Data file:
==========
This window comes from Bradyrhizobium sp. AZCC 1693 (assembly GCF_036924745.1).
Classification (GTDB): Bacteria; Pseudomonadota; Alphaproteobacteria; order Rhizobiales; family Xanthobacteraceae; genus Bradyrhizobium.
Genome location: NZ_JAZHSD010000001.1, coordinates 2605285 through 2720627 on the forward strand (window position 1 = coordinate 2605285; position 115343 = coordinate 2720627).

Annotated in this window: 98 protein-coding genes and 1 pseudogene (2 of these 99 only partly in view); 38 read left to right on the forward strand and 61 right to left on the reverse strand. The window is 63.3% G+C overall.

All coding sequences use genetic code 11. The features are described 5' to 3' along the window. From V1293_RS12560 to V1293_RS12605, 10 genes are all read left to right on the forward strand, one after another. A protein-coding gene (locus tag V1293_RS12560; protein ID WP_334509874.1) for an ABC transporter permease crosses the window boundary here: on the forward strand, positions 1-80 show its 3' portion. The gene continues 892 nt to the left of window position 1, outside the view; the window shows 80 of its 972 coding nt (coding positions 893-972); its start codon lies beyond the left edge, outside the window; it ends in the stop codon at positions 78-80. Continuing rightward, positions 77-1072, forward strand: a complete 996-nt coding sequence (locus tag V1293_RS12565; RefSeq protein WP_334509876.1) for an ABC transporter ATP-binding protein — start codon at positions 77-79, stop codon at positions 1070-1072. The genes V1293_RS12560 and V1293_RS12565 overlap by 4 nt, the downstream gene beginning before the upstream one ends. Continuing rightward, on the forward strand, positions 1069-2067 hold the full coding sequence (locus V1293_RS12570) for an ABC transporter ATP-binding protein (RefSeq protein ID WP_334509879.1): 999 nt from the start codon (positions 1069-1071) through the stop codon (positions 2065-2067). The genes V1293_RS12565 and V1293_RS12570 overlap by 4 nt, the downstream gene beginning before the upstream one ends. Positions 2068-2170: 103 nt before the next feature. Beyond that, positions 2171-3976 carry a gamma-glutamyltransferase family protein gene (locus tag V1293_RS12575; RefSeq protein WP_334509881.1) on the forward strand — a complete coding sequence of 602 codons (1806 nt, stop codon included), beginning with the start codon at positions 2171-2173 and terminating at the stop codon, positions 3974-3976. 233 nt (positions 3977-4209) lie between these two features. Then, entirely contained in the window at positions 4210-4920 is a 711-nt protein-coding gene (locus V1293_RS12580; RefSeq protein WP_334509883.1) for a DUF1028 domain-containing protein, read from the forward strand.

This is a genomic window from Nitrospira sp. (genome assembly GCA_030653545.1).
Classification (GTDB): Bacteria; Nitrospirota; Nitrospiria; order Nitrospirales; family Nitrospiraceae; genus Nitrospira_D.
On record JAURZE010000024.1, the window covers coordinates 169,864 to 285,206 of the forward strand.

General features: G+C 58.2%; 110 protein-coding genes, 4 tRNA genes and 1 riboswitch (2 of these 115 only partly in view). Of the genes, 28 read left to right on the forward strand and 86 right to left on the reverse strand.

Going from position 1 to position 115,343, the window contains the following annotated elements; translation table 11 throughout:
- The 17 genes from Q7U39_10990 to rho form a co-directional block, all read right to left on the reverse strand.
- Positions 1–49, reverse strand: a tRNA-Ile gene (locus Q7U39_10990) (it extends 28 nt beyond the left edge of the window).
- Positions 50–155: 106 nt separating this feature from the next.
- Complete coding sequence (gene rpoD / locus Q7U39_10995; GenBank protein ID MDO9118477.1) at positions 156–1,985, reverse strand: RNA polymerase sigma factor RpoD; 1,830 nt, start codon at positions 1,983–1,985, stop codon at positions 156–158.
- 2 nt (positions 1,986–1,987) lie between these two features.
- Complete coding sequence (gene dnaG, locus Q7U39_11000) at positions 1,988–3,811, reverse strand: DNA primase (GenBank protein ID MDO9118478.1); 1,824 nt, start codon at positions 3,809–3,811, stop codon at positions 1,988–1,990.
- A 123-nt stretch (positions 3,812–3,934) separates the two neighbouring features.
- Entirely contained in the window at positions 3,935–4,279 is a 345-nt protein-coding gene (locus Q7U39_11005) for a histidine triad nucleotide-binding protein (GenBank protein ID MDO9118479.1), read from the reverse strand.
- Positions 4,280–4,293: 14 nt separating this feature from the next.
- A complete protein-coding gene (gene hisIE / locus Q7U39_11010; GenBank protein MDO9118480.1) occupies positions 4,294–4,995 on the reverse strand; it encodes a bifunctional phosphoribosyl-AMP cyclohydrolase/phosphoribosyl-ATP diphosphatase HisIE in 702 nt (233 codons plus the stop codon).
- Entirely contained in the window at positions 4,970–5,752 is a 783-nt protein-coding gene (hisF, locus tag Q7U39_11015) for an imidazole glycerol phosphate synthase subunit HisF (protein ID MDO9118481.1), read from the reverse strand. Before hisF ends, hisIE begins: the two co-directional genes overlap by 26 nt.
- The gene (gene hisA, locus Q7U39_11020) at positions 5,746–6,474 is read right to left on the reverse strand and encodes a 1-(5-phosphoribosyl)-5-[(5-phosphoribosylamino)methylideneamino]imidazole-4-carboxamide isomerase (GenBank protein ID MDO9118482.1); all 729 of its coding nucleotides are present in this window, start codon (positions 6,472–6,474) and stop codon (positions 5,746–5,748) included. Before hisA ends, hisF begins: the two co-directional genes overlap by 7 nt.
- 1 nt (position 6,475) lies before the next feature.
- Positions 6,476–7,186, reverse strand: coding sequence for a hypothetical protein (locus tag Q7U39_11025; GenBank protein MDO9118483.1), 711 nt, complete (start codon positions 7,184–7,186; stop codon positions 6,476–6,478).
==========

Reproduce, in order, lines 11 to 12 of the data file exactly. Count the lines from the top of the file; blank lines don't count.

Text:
- The 17 genes from Q7U39_10990 to rho form a co-directional block, all read right to left on the reverse strand.
- Positions 1–49, reverse strand: a tRNA-Ile gene (locus Q7U39_10990) (it extends 28 nt beyond the left edge of the window).